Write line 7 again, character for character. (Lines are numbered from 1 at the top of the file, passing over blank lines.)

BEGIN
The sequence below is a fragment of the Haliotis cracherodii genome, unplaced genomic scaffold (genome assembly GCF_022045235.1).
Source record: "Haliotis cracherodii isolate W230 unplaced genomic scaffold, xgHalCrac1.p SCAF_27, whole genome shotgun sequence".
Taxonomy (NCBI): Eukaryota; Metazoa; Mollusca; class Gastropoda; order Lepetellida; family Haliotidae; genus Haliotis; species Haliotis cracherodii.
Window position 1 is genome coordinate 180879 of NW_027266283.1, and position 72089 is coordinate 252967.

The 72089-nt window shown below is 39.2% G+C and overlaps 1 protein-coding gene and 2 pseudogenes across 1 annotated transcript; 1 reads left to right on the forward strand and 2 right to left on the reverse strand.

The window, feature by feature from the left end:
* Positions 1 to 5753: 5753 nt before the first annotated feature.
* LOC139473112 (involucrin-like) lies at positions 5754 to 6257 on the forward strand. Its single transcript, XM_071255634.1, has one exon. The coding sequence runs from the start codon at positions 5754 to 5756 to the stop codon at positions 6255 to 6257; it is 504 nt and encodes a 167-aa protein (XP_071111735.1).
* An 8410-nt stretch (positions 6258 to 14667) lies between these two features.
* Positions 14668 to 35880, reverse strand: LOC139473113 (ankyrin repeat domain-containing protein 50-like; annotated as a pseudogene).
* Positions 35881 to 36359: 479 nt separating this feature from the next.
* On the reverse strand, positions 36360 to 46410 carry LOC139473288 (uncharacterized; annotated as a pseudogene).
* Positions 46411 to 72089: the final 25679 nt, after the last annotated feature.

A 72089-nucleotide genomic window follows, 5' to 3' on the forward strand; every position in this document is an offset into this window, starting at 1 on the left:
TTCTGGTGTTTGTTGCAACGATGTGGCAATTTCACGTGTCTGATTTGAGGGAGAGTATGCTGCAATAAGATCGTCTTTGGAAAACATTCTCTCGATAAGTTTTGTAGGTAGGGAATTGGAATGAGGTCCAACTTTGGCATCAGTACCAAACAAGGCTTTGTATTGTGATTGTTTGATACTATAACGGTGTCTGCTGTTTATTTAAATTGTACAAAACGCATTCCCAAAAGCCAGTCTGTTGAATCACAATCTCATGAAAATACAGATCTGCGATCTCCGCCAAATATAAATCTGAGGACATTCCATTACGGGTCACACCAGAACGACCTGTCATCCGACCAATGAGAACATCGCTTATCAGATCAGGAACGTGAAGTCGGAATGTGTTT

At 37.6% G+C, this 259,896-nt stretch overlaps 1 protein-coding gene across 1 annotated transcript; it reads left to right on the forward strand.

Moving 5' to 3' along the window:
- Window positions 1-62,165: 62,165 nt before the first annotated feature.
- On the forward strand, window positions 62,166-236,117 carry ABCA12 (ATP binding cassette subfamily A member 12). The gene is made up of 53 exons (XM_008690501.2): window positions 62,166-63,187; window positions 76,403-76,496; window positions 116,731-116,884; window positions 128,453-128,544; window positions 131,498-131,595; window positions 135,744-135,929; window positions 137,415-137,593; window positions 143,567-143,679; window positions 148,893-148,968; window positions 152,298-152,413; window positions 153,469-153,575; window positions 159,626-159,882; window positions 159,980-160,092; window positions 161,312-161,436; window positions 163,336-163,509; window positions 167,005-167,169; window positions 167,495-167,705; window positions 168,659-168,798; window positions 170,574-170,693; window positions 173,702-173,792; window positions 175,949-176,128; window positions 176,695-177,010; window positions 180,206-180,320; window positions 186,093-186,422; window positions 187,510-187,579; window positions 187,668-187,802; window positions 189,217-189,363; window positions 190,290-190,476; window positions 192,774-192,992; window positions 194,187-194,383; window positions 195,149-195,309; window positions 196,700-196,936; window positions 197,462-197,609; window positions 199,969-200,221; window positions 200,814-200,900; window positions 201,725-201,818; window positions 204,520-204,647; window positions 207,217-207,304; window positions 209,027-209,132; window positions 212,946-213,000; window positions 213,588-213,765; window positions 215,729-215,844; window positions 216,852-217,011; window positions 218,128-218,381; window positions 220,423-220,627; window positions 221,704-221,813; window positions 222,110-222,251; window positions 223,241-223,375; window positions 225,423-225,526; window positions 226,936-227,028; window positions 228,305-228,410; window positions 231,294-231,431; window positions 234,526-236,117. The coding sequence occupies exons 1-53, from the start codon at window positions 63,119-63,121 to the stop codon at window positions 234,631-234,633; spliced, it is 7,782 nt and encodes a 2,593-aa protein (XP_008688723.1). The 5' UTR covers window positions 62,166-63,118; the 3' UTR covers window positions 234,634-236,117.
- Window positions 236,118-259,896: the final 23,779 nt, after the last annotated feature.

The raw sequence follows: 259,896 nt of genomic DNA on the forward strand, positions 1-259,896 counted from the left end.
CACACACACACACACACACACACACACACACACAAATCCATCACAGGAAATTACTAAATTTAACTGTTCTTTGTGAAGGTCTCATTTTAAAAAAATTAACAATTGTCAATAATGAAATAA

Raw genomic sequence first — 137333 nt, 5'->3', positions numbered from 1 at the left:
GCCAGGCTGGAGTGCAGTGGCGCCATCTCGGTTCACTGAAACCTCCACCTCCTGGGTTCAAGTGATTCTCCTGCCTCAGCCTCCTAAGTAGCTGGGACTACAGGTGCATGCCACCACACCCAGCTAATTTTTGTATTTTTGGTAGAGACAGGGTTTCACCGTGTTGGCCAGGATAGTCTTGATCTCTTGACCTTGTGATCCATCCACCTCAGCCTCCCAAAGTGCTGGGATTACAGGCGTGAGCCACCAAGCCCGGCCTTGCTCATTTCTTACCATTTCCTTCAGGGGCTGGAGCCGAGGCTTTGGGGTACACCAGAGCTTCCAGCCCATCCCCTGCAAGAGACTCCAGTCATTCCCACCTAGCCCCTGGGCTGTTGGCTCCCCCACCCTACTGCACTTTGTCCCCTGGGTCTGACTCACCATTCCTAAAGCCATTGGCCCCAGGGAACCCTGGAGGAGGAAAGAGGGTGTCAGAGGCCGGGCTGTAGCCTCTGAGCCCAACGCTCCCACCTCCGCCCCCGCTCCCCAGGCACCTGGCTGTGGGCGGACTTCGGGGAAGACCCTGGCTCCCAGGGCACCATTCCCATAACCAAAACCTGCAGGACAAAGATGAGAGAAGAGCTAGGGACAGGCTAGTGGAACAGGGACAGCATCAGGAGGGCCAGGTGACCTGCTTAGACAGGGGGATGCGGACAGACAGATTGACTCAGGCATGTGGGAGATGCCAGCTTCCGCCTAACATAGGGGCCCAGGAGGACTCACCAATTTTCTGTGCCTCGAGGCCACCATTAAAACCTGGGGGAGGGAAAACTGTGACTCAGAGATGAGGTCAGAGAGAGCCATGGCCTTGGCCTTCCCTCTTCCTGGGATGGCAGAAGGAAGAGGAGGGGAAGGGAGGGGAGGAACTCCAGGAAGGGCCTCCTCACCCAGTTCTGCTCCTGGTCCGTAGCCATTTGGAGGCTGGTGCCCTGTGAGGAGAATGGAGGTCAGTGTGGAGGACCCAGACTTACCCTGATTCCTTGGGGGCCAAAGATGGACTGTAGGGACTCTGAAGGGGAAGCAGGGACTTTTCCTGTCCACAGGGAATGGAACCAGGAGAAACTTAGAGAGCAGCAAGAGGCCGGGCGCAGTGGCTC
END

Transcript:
* Positions 1 to 5753: 5753 nt before the first annotated feature.